Unpredictable Weather:

For farmers, and especially grape growers, experience counts for an awful lot. No two years are identical, but over time they will have seen many different weather events and learned how to respond in most cases. Meticulous records over decades, even centuries, can be a big help.

While weather always surprises, experienced farmers generally know what to expect. With climate change, that is no longer true. Forest fires, floods, droughts — wine regions will have to learn how to deal regularly with these once-rare devastations.

The “Silver Lining”:

As all of these variables complicate something that has been relatively consistent for hundreds of years, human ingenuity takes hold and produces something new and great. We have some examples of these new styles on our shelves already…Wine from Patagonia, high altitude Argentine wines, Canadian Wines. A necessary example would be the Joe Swick BBQ Wine…100% Pinot Noir made from a vineyard that was smoke washed from a forest fire nearby. Usually, these grapes get thrown out but Swick went all in and made an incredibly interesting and polarizing wine. Mezcal vibes…like sitting in front of a campfire drinking Pinot Noir, it’s really great with BBQ as you can imagine. In California, we are seeing lower yields, prompting the winemakers to blend in ultra delicious ways. We are seeing a lot of red and white varietals being blended together to make “light chillable reds aka brosé”. As the climate changes, I think we are going to see more and more innovation from wine producers. While climate change sucks and it sucks that it will literally be over 100 every day this week in Houston at least we have incredibly refreshing wines from innovative winemakers doing their best…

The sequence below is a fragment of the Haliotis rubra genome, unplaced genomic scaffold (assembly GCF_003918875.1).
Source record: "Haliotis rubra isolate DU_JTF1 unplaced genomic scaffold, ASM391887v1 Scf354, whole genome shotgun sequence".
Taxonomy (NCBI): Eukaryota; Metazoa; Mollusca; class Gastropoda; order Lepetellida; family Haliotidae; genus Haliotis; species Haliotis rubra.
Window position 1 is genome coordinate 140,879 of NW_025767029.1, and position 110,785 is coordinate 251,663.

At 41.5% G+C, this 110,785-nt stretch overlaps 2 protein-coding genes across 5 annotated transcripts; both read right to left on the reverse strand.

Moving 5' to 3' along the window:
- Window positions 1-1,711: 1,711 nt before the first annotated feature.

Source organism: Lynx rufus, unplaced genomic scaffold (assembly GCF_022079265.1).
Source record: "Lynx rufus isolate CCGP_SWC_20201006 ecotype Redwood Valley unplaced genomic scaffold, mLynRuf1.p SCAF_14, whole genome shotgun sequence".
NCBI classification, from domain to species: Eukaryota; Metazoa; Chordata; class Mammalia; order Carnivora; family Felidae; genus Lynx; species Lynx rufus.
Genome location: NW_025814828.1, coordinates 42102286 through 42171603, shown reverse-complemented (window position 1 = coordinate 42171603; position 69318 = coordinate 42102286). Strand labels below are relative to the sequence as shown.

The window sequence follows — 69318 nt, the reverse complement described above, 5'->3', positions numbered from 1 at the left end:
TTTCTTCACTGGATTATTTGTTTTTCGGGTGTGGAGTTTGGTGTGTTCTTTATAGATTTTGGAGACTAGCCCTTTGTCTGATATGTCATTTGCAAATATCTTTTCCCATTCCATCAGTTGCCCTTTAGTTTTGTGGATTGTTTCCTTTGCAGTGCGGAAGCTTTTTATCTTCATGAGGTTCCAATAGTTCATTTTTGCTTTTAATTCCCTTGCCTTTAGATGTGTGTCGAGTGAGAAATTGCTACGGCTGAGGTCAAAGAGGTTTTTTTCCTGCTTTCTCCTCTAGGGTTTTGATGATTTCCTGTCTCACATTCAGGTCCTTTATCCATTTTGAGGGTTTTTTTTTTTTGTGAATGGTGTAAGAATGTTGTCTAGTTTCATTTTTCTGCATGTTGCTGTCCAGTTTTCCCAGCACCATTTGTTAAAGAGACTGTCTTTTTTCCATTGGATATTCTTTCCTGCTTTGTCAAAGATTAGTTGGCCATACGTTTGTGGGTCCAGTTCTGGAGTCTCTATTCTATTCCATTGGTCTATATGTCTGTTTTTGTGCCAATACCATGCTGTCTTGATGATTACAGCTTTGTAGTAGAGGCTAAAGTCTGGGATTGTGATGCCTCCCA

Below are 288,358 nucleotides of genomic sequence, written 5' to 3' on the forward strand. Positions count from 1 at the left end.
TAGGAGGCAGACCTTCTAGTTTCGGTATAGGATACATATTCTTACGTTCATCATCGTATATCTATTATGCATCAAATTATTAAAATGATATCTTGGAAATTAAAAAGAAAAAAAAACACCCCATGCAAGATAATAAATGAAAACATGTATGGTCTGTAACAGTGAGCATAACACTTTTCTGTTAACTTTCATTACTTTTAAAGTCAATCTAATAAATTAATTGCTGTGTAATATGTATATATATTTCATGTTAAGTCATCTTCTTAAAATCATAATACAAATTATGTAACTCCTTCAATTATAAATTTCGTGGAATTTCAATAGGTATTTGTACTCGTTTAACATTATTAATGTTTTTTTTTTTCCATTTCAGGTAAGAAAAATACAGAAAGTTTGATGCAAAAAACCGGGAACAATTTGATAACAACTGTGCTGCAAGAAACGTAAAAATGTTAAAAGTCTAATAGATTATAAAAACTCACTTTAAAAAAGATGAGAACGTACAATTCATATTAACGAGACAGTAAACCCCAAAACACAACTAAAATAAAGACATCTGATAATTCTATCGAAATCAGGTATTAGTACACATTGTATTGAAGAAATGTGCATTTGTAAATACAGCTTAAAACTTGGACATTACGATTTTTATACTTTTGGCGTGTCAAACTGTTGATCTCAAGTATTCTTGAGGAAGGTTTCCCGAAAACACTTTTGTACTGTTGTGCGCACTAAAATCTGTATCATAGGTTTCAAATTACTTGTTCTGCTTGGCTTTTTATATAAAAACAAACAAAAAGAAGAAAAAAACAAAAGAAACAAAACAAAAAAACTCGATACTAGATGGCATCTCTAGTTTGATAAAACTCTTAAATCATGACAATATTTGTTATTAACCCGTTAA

We are in love with light chillable reds, what we like to call brosé.

Think of a cranberry juice colored rosé…a little darker than your typical rosé, a little more complex and interesting but still refreshing. From single varietals that had plenty of skin contact time to fun new wave blends from the west coast of red and white varietals.

I don’t know who made up the term brosé but it makes sense I guess. I am not sure why but there (especially in Texas) is a stigma of men drinking rosé. Get over it! Get into refreshment.

Drink Pink, get into brosé!

Wine Tasting:

Free Summer Wine Tasting at Bodega Bellaire!!!

On July 23rd from 1-4 pm we will host Cody of Pangea Wines (ATX) to run through a sampling of refreshing wines to cool you down! In addition to incredible wine we will have our CBD bar set up so you can try the latest in functional beverages. Plus we will be joined by BEE 2 BEE honey...with bee hives all over Houston they bring hyperlocal honey to the market and will be sampling Meyerland and Gulfton honeys alongside Dairymaids Cheeses at our tasting!

Hope to see y'all there!


Enjoy this coupon, on us! Just show it on your phone at checkout and we'll knock $5 off your purchase...woohoo!